Over the past forty years, several books stand out as the go-to reads introducing newcomers to Judaism: Rabbi Abraham Twerski, MD’s zt”l Generation to Generation and Let Us Make Man, Rabbi Aryeh Kaplan’s zt”l Anthology, Rabbi Joseph B. Soloveitchik’s zt”l Halakhic Man, l’havdil bein chaim l’chaim, Rabbi Mayer Schiller’s The Road Back, Rabbi Akiva Tatz, MD’s Anatomy of a Search and World Mask, Rabbi Mordechai Becher’s Gateway to Judaism, Rabbi Lawrence Kelemen’s Permission to Believe and Permission to Receive, Dr. Lisa Aiken’s To Be a Jewish Woman, Rabbi Jeremy Kagan’s The Jewish Self and The Choice to Be, Rabbi Doron Kornbluth’s Jewish Matters, and Rabbi Dr. Dovid Gottlieb’s The Informed Soul and Reason to Believe, among others.
Rabbi Avraham Edelstein’s latest book, The Human Challenge, will certainly join this library to educate and inspire both newcomers and established Jews about the meaning, relevance and importance of Jewish philosophy and living. The Human Challenge follows Rabbi Edelstein’s previous sefer, The Laws of Outreach, both books emanating from the author’s rich experience as a Jewish leader, educator and innovator at Ner Le’Elef, Olami and Neve Yerushalayim.
Leonard Fine, a veteran international strategy consultant and South African Jewish leader, describes the vital perspective Rabbi Edelstein’s The Human Challenge offers the contemporary Jew:
While every generation has its challenges, our post-COVID era faces a paradigm shift. The way we are going to live is going to be very different to the past. I have rarely come across an intellect like Rabbi Edelstein’s who has the ability to communicate the wisdom of Judaism. Now he has written a must-read for every Jew seeking answers to the relevance of Judaism to today’s modern world.
Miriam Kosman, popular author and teacher adds that The Human Challenge provides a unique synthesis of depth and clarity into understanding Jewish thought:
How does one create a readable overview to 3,000 years of Jewish wisdom? How does one introduce Judaism without dumbing it down and over-simplifying it? The Human Challenge manages to do just that! It is profound and revelatory — each concept meticulously sourced — yet made clear and accessible to the complete beginner.
OlamiResources.com is honored to feature a series of free chapters from The Human Challenge over the coming weeks. This week we are sharing the sefer’s Introduction.
Introduction: The Treasure in Your Own Backyard
Yitzchak ben Moshe, known as Reb Ayzik (Isaac) Yekeles, lived in Krakow in the early 17th century. Night after night, Reb Ayzik had a recurring dream in which he traveled to Prague where he would find a treasure buried underneath a certain bridge. Finally, he went to the bridge in Prague he had seen in his dreams but found it guarded by soldiers. Afraid to search for the treasure, Reb Ayzik left and came back the next day, and the next, and the next, hoping in vain for an opportunity to dig unobserved. The captain of the guard stationed at the bridge noticed the stranger who came back day after day, and asked him what he was doing there.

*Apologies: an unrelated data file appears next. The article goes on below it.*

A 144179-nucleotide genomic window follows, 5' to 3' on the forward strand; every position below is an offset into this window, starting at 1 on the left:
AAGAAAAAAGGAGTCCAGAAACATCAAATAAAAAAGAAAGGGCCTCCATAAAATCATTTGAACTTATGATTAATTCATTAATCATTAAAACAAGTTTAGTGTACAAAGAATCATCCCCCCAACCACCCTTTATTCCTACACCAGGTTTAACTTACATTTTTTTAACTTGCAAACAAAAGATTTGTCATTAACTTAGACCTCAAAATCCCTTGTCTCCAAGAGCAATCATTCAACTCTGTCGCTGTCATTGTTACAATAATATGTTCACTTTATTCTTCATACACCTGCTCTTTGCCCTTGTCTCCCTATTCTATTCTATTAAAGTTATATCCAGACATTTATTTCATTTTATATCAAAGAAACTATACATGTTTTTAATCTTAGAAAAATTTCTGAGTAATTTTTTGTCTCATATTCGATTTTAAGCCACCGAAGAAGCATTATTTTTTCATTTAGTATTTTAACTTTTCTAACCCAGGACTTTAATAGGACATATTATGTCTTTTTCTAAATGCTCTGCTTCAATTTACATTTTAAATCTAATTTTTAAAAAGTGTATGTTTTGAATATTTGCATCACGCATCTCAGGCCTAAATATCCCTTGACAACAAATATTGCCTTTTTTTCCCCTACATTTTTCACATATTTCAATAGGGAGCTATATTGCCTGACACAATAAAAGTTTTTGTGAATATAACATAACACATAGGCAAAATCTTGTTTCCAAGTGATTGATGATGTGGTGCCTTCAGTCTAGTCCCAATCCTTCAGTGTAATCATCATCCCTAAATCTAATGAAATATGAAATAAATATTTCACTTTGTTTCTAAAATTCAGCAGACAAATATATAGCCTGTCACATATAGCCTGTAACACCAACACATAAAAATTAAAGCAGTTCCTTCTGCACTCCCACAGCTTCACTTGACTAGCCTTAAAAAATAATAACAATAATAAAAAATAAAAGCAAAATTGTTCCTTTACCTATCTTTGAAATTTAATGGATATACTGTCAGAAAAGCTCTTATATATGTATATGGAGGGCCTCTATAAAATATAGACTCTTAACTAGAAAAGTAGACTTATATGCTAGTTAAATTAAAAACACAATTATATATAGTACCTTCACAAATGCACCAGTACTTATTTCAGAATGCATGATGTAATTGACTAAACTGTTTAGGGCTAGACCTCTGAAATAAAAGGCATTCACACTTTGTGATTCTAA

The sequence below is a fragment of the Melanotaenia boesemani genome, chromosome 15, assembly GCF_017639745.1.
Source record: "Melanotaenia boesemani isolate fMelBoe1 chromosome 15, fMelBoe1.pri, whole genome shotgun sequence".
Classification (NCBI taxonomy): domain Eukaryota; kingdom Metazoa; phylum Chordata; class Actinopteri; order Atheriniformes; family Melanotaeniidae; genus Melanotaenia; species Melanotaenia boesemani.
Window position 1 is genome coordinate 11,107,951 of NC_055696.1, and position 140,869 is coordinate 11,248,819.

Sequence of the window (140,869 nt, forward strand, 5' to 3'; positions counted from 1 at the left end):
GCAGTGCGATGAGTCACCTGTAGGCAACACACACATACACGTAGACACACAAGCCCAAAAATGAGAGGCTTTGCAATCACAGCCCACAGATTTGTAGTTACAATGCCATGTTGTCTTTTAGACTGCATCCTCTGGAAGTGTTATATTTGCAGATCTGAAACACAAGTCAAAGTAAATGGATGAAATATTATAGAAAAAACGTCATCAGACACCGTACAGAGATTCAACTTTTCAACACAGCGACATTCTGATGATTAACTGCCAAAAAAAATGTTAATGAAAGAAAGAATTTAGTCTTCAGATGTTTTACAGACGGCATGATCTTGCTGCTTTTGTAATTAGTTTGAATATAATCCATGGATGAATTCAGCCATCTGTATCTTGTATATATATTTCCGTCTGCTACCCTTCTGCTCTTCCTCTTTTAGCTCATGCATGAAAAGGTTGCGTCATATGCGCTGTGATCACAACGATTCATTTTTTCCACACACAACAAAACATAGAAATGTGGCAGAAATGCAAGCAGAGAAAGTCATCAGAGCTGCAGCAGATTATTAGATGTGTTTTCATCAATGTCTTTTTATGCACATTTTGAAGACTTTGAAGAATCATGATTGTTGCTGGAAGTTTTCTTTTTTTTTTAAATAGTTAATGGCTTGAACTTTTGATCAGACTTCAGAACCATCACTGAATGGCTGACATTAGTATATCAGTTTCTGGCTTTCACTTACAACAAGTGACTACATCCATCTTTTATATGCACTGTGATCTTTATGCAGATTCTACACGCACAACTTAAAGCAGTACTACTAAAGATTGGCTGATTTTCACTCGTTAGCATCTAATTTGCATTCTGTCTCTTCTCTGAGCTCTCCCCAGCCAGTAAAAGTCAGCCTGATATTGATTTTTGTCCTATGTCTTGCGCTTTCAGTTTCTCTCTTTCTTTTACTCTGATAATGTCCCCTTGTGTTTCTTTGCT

When Reb Ayzik told him the story, the officer laughed and said, “Who believes in dreams? I dreamed that I should journey to Krakow and find someone there named Ayzik Yekeles, and that if I dig in the home of that Jew, I will find a treasure under the stove.”
The point of the story, of course, is that we don’t need to go elsewhere to find a treasure. It is waiting for us, right “at home.” This is a book for Jews who want to find that treasure. Erich Fromm commented in The Sane Society, “Whereas in the nineteenth century G-d was dead, in the twentieth century man is dead.”
That was before the internet created a whole new wave of dehumanization. This is a book that shows that Judaism believes that man can be not only alive, but fully human.
To do so is to engage every aspect of oneself, as I will show, but also to engage the sparks of holiness that lie in the world around us. The Hebrew word for world is olam – עולם – which comes from the word he’elem (העלם) — hidden. And that is because real spirituality is not openly seen.  And yet, when we scratch under the surface of ourselves and our surroundings, it is everywhere, all over. By peering below the surface, we connect to our inner selves. This is what Micah was telling us when he said, “to walk modestly with your G-d.”  The Hebrew word for “modesty” actually means hidden. So, Micah was telling us that if we want to walk with G-d, we have to walk below the surface of superficial reality, where spirituality resides.
Together, in these pages, we will learn where and how to look.
 Rabbeinu Bachya, beginning of Genesis.
 “And what does G-d demand of you except to do kindness and justice and to walk modestly
with your G-d” (Micah 6:8).
Purchase a copy of The Human Challenge.